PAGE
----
During the gloomy and disastrous centuries which followed the downfall of the Roman Empire, Italy had preserved, in a far greater degree than any other part of western Europe, the traces of ancient civilization. The night which descended upon her was the night of an Arctic summer. The dawn began to reappear before the last reflection of the preceding sunset had faded from the horizon. It was in the time of the French Merovingians and of the Saxon Heptarchy that ignorance and ferocity seemed to have done their worst. Yet even then the Neapolitan provinces, recognizing the authority of the Eastern Empire, preserved something of Eastern knowledge and refinement. Rome, protected by the sacred character of her pontiffs, enjoyed at least comparative security and repose. Even in those regions where the sanguinary Lombards had fixed their monarchy, there was incomparably more of wealth, of information, of physical comfort, and of social order, than could be found in Gaul, Britain, or Germany.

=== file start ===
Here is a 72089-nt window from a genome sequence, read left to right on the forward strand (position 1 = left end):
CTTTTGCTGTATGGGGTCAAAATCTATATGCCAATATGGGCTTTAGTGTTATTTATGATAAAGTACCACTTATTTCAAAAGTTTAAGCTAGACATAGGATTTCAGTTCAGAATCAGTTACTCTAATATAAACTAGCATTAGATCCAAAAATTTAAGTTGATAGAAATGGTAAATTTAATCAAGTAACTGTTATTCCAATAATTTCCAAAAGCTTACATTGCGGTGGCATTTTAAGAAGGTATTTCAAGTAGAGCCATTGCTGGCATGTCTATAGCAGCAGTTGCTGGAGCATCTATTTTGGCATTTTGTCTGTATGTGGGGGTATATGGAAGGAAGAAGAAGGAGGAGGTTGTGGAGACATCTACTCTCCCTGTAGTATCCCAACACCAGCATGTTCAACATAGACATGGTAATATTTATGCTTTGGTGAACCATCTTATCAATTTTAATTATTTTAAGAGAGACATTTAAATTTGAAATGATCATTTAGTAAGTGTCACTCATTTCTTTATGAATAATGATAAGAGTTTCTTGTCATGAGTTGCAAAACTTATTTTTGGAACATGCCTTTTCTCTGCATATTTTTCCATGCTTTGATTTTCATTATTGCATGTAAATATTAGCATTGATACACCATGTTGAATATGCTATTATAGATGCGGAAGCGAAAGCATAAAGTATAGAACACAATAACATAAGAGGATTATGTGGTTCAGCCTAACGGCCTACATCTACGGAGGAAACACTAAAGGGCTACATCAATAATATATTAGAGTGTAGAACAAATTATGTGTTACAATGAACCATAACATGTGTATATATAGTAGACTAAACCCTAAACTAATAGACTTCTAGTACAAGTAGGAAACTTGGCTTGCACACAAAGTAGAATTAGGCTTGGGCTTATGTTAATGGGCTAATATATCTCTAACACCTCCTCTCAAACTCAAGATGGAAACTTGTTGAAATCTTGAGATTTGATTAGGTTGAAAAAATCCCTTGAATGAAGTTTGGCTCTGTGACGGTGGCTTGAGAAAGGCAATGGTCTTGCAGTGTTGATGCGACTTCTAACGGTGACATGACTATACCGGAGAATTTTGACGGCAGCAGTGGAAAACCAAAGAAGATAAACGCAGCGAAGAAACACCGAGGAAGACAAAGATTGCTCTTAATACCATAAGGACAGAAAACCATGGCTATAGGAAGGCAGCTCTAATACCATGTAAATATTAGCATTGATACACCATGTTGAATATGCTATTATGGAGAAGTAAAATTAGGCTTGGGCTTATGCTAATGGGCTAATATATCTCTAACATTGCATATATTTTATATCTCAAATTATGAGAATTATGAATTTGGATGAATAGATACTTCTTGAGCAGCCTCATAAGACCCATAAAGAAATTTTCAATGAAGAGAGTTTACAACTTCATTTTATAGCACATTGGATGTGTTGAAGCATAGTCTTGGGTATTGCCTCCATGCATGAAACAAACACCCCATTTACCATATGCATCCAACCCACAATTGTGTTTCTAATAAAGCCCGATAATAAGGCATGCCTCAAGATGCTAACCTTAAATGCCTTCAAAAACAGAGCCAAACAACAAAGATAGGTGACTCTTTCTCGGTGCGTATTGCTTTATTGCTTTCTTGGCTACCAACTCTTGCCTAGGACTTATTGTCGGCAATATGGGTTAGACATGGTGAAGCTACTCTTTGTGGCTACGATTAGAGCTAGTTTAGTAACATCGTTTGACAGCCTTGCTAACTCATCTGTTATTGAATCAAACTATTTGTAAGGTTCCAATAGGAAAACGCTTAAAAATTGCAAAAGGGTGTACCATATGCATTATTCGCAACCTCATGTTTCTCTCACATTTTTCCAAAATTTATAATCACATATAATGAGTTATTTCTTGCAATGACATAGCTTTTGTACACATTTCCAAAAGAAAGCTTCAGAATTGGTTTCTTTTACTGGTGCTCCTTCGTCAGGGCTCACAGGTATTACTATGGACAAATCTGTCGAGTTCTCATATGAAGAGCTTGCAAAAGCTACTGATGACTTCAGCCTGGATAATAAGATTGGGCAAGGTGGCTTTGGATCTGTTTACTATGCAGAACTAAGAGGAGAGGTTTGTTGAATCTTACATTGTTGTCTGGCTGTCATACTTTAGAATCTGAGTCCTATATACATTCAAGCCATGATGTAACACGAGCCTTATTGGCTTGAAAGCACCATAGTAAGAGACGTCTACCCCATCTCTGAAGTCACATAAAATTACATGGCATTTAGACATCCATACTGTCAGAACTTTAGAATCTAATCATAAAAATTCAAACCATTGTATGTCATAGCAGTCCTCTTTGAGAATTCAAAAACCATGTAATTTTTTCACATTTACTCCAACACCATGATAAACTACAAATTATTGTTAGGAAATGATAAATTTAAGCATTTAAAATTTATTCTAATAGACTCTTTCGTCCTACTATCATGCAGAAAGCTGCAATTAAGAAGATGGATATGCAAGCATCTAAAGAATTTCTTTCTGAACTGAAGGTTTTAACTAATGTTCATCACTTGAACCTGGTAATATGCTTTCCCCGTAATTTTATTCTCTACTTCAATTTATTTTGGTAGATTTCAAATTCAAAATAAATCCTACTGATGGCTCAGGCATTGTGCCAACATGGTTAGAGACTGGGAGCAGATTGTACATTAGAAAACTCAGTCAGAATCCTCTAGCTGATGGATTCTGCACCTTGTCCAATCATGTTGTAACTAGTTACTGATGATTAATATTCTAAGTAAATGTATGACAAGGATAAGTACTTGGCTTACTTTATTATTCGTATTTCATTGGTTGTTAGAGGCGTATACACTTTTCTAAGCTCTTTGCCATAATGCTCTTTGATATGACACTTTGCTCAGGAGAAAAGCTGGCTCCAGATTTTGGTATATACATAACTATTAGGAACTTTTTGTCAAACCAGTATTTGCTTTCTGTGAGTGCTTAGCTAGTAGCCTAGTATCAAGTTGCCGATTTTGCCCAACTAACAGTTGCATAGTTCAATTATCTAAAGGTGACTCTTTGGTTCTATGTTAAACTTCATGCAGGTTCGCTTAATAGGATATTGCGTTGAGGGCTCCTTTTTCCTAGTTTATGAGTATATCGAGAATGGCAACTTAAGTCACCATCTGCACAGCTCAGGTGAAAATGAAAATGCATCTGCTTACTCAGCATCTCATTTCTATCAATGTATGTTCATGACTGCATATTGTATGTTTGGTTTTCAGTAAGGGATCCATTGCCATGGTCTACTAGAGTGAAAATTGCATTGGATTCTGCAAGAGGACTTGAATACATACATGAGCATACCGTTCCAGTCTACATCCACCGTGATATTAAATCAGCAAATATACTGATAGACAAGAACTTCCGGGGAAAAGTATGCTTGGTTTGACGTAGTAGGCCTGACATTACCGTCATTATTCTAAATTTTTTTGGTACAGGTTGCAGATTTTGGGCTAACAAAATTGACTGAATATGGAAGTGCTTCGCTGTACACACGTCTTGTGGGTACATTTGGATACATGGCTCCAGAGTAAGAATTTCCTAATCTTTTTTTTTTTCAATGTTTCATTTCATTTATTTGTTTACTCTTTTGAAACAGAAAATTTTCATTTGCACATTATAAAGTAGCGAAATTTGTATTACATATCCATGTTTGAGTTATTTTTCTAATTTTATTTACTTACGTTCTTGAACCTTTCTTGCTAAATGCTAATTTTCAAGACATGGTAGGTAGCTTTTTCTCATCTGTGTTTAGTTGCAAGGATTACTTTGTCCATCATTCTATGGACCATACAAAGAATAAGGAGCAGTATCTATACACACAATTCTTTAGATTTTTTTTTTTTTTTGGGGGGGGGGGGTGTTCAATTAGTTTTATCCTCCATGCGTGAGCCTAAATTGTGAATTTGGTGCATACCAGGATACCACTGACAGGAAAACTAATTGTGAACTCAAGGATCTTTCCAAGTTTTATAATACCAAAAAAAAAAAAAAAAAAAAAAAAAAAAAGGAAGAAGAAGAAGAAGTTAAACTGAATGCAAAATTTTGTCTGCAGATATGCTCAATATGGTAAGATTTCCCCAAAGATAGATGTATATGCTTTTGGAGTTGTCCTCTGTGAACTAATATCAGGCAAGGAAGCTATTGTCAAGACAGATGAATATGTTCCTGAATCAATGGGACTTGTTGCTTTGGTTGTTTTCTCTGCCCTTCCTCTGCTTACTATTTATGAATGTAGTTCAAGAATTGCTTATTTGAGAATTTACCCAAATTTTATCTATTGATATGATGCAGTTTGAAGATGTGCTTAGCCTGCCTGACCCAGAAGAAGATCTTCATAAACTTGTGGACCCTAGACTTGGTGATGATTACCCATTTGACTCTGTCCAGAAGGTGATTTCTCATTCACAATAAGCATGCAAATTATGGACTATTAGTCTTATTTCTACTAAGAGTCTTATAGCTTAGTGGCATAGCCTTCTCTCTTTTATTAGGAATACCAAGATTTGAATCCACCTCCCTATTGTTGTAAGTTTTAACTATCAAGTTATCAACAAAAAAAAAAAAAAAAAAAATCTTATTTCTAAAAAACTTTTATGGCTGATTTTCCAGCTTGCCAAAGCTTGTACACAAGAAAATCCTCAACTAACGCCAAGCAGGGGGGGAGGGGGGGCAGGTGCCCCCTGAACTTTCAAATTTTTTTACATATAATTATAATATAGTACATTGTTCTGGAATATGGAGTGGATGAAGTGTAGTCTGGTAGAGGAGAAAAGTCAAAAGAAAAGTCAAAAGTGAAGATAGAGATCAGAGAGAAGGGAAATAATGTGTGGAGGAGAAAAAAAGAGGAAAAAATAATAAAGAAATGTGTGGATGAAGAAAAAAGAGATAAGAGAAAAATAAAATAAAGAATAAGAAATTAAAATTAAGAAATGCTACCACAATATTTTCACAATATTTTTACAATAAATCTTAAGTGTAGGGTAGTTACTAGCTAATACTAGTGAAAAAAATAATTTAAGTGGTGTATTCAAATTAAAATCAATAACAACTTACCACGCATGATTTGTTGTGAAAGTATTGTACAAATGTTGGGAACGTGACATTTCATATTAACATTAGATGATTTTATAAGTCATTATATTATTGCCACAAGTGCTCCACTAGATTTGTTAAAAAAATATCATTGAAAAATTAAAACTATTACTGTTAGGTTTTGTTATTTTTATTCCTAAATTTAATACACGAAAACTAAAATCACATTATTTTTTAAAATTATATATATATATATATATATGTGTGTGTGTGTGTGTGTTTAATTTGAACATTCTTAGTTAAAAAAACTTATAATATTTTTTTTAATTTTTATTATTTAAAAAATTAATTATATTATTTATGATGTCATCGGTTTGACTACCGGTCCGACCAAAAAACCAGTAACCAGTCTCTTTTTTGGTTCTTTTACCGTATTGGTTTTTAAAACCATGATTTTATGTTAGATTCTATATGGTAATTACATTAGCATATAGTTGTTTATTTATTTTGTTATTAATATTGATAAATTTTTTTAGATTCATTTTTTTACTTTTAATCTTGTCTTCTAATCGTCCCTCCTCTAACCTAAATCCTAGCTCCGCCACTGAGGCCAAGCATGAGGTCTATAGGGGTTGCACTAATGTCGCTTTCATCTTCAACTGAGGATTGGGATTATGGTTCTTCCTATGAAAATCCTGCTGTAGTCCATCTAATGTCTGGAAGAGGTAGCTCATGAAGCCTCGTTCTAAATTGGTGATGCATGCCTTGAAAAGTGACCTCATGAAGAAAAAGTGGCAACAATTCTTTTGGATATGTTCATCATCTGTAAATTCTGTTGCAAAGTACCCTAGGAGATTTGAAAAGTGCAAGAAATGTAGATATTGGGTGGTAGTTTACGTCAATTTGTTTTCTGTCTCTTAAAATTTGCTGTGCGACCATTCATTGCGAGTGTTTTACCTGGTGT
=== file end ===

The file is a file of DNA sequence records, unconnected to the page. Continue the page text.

That which most distinguished Italy from the neighboring countries was the importance which the population of the towns, at a very early period, began to acquire. Some cities had been founded in wild and remote situations, by fugitives who had escaped from the rage of the barbarians. Such were Venice and Genoa, which preserved their freedom by their obscurity, till they became able to preserve it by their power. Other cities seem to have retained, under all the changing dynasties of invaders, under Odoacer and Theodoric, Narses and Alboin, the municipal institutions which had been conferred on them by the liberal policy of the Great Republic. In provinces which the central government was too feeble either to protect or to oppress, these institutions gradually acquired stability and vigor. The citizens, defended by their walls, and governed by their own magistrates and their own by-laws, enjoyed a considerable share of republican independence. Thus a strong democratic spirit was called into action. The Carlovingian sovereigns were too imbecile to subdue it. The generous policy of Otho encouraged it. It might perhaps have been suppressed by a close coalition between the Church and the empire. It was fostered and invigorated by their disputes. In the twelfth century it attained its full vigor, and, after a long and doubtful conflict, triumphed over the abilities and courage of the Swabian princes.